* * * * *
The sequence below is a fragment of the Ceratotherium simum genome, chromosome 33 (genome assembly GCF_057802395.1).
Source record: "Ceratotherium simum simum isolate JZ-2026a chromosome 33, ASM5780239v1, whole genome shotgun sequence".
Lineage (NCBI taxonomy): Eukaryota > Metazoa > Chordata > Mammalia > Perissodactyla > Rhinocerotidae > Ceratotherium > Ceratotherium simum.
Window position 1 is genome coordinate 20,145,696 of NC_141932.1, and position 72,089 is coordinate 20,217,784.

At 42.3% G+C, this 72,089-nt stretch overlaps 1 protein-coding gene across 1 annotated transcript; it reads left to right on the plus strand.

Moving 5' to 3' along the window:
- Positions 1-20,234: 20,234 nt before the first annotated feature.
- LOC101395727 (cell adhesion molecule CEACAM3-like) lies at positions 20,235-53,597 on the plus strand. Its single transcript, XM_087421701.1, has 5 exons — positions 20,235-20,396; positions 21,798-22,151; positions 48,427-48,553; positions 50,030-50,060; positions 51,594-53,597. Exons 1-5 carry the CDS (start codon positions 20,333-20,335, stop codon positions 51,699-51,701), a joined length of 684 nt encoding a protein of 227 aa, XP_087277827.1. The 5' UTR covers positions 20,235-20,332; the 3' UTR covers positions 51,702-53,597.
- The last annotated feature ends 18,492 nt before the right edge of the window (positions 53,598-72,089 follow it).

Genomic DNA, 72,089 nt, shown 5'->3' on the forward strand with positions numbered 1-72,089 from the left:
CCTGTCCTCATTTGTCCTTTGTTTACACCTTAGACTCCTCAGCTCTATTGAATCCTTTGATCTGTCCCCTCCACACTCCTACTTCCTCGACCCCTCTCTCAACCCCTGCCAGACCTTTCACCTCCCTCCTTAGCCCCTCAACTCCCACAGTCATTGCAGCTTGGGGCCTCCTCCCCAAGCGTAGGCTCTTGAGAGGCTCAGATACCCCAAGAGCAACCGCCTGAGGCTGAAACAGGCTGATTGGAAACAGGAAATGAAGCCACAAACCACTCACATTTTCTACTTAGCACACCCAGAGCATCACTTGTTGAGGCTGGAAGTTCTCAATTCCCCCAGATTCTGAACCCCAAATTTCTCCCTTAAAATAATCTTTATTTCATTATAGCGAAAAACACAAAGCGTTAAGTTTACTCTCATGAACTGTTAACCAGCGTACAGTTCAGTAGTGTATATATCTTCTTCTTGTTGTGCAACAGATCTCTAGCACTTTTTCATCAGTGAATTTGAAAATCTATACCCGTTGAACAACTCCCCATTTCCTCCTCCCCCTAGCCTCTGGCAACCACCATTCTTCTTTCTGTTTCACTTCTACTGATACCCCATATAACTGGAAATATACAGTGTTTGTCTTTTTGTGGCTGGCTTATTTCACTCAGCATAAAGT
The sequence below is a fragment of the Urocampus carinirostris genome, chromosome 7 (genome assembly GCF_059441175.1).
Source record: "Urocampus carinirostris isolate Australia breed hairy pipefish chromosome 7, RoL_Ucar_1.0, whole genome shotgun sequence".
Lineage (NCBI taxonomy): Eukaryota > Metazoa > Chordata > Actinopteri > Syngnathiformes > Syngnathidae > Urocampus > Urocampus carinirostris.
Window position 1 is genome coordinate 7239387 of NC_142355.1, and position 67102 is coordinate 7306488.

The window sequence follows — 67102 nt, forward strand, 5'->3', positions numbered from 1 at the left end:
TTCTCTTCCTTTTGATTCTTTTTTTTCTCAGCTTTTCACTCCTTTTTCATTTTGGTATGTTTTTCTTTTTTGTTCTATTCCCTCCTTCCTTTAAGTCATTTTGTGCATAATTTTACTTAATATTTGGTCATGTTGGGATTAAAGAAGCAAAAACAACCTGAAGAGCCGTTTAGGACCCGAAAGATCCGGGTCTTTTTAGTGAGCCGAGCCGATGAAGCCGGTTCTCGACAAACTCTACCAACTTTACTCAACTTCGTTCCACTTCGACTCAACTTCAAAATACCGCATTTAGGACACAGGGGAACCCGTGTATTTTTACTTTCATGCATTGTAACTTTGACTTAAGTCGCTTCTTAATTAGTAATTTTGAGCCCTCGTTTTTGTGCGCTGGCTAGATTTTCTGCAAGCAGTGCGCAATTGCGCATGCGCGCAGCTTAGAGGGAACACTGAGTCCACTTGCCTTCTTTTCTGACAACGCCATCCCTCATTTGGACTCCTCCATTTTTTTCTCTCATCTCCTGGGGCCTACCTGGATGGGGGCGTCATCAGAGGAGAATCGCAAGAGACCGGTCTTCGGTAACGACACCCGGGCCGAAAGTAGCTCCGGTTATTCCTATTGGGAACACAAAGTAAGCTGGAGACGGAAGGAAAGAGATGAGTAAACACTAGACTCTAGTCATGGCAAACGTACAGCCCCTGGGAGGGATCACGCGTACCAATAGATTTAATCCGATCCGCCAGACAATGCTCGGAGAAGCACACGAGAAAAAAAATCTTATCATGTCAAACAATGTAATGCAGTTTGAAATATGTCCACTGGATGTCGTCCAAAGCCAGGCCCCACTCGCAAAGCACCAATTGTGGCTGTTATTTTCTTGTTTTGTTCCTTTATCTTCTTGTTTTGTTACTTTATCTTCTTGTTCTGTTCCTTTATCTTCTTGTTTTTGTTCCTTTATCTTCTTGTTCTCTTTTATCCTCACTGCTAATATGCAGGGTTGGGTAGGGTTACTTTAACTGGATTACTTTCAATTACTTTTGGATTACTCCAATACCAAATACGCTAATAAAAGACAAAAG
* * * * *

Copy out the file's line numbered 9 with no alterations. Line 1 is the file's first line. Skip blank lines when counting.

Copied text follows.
- The last annotated feature ends 18,492 nt before the right edge of the window (positions 53,598-72,089 follow it).